Biden never claimed to be a man driven by principle. Indeed, it was strangely part of his charm. Many of us still liked him because at least he did not hide his political agenda or insult your intelligence with pretenses of principle; he was proud of being a political operator and treated high principles as bad politics.

Now, however, he is president and expected to be something more than a ward heeler with his own official seal and Marine band. It is a hard transition to make. Donald TrumpDonald TrumpRealClearPolitics reporter says Freedom Caucus shows how much GOP changed under Trump Jake Ellzey defeats Trump-backed candidate in Texas House runoff DOJ declines to back Mo Brooks's defense against Swalwell's Capitol riot lawsuit MORE showed the same difficulty in transitioning from reality-show host and real estate mogul into a president; it was one of the things that lost Trump many votes.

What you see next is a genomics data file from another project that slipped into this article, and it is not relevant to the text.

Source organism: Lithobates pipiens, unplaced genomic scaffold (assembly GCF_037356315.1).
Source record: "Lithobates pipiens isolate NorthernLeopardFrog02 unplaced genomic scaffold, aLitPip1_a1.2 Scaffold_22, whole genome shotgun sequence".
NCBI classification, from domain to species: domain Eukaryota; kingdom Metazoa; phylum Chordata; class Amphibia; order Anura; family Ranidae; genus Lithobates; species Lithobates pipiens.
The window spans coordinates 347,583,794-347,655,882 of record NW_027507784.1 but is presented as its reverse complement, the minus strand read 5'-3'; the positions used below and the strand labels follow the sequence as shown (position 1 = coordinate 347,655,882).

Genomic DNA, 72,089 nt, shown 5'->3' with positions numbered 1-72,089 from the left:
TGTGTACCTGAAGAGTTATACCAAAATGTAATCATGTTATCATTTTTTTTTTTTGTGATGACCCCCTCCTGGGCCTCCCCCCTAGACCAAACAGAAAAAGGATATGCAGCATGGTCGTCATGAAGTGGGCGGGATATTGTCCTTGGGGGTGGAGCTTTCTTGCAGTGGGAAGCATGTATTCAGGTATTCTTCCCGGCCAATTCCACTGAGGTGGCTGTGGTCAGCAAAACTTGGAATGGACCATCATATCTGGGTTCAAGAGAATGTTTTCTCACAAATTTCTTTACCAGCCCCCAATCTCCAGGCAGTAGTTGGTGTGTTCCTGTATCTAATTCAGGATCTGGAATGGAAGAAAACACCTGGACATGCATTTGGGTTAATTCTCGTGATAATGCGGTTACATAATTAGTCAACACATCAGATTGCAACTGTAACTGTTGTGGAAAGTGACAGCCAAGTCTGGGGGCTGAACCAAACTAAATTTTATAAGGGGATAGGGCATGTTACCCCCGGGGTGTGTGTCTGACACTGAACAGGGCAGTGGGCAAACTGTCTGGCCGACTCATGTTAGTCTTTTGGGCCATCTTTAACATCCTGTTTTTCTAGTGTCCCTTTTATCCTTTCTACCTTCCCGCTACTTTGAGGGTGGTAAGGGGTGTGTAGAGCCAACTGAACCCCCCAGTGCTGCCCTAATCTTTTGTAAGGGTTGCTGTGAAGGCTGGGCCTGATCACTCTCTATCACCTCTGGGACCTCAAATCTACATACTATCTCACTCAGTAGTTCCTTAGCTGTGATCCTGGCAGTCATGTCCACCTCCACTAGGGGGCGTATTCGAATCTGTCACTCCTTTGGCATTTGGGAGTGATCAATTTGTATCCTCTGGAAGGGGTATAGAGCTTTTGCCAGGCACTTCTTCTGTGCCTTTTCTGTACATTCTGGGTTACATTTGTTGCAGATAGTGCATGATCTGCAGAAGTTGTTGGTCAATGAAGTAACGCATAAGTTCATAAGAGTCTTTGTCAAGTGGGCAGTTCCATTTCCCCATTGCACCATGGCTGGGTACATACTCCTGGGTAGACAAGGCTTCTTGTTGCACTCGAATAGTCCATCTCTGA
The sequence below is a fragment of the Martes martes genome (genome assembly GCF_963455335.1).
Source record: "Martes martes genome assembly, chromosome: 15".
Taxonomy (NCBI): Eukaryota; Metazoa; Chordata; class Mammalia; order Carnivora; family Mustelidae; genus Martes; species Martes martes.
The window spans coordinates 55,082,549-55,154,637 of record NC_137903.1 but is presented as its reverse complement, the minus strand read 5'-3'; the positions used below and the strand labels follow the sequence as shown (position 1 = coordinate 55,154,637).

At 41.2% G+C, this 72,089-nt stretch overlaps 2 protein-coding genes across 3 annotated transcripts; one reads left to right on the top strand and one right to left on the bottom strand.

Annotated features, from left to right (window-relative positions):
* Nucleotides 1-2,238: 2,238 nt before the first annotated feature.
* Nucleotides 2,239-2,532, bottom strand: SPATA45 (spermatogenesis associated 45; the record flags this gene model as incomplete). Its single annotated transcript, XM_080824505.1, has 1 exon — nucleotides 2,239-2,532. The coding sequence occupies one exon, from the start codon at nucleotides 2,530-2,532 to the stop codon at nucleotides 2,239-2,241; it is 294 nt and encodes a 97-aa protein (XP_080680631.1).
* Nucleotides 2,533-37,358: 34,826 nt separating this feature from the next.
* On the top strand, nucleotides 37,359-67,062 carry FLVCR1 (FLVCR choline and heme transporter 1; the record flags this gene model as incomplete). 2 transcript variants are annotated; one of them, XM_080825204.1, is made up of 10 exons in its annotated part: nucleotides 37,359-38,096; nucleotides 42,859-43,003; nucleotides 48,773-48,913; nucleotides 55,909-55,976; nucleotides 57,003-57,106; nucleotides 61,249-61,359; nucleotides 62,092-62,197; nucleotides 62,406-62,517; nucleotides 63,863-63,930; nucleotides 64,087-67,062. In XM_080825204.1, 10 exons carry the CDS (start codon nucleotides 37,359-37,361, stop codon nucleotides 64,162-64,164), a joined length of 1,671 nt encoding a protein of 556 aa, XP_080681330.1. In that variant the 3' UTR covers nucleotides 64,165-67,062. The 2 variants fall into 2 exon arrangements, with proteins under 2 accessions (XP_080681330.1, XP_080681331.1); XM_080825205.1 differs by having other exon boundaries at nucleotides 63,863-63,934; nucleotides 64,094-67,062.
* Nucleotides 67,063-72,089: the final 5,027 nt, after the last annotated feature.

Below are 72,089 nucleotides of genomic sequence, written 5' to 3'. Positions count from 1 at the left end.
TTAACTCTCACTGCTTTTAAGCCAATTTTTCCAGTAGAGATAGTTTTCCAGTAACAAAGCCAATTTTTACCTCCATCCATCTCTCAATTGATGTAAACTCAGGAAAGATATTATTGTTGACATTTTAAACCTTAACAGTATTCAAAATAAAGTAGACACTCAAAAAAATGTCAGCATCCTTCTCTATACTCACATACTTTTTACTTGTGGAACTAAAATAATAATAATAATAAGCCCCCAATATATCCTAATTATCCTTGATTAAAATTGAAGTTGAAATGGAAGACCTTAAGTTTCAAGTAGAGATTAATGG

What constitutes a president is more than a pretense of principle or situational ethics. It is often said that “A politician thinks of the next election; a statesman, of the next generation.” Biden remains a politician. That was obvious during the 2020 campaign when he was asked for his position on court-packing: When court-packing was unpopular with his party, then-Sen. Biden eagerly denounced it as a “boneheaded” idea. Now, many on the left want to erase the Supreme Court’s conservative majority, so Candidate Biden refused to answer the question. In a breathtaking statement, he said he would not reveal his position on court-packing until after the election, despite the issue being one of the more prominent for voters; a cocoon of supporting media enabled him to shrug off a question of principle as a distraction to politics.